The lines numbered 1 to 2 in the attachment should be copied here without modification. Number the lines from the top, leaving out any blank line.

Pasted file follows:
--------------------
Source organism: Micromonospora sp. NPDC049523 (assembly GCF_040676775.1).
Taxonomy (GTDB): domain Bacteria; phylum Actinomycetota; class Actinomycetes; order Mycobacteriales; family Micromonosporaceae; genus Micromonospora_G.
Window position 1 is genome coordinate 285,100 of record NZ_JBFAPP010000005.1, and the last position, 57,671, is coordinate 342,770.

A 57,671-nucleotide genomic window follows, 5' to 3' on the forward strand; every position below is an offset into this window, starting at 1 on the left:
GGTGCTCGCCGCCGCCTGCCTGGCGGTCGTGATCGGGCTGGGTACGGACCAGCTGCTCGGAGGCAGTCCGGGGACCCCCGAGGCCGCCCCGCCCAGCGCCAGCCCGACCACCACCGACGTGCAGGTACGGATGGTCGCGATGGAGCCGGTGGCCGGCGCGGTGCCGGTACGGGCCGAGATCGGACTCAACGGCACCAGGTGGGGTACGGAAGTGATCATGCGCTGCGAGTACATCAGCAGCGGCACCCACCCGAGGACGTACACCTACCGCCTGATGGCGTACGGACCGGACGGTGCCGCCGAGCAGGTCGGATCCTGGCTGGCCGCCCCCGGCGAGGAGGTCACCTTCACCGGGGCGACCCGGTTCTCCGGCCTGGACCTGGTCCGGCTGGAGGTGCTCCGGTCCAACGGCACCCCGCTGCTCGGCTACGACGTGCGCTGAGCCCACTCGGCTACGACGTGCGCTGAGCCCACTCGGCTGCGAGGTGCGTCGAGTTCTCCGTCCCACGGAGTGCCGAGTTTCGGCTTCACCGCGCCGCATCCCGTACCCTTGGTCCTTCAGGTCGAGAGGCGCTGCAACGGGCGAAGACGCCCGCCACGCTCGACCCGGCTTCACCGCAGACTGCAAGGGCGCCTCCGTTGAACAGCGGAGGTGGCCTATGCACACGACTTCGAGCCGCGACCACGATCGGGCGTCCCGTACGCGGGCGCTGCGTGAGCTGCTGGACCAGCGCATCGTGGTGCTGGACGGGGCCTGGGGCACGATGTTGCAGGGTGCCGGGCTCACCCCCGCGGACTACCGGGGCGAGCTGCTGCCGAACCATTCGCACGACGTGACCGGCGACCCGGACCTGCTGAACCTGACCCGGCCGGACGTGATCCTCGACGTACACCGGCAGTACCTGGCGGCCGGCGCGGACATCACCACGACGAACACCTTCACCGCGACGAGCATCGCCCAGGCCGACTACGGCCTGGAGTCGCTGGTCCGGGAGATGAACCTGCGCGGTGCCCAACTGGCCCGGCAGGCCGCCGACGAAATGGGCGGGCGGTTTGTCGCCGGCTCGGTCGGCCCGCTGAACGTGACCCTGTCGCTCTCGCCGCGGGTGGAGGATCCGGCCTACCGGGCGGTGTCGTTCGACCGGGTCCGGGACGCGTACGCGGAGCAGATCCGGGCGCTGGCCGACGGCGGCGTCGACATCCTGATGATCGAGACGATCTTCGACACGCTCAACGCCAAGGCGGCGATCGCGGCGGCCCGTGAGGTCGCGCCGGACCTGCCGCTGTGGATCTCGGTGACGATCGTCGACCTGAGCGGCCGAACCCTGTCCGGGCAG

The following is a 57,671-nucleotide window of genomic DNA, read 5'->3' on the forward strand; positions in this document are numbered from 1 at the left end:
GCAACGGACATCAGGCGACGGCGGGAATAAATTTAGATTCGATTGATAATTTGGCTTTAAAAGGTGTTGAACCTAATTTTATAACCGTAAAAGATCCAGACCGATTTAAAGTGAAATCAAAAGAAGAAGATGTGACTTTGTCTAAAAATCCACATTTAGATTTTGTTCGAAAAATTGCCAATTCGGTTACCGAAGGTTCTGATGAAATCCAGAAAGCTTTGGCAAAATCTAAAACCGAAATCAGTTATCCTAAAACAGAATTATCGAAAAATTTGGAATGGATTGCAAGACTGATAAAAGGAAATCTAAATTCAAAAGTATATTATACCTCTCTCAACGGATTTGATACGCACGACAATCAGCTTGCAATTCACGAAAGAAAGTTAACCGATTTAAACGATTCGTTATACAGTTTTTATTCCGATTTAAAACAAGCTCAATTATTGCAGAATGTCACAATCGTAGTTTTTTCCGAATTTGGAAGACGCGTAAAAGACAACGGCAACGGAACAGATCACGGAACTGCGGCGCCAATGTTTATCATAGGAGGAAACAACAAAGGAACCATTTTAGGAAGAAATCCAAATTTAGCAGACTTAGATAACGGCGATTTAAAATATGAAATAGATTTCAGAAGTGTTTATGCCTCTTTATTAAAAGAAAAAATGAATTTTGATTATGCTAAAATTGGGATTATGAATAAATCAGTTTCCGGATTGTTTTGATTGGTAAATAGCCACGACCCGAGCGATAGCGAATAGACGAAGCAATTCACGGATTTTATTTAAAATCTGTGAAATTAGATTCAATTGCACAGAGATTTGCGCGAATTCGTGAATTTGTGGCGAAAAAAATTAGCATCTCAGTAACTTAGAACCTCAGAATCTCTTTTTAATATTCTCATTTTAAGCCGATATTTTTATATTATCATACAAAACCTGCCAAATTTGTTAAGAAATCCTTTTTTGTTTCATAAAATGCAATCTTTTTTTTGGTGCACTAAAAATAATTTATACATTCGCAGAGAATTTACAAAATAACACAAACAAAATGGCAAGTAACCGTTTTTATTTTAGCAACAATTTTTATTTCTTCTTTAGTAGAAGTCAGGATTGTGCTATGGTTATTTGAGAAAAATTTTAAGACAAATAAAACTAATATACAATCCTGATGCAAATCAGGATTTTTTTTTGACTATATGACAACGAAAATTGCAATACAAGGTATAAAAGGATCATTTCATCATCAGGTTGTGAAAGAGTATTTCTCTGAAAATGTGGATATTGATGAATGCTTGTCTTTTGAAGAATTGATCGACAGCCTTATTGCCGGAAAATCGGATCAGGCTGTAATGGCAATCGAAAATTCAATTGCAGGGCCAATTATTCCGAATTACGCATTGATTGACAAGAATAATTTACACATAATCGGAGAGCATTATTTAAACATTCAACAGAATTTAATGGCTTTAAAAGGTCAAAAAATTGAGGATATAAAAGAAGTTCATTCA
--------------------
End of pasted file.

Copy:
Source organism: Micromonospora sp. NPDC049523 (assembly GCF_040676775.1).
Taxonomy (GTDB): domain Bacteria; phylum Actinomycetota; class Actinomycetes; order Mycobacteriales; family Micromonosporaceae; genus Micromonospora_G.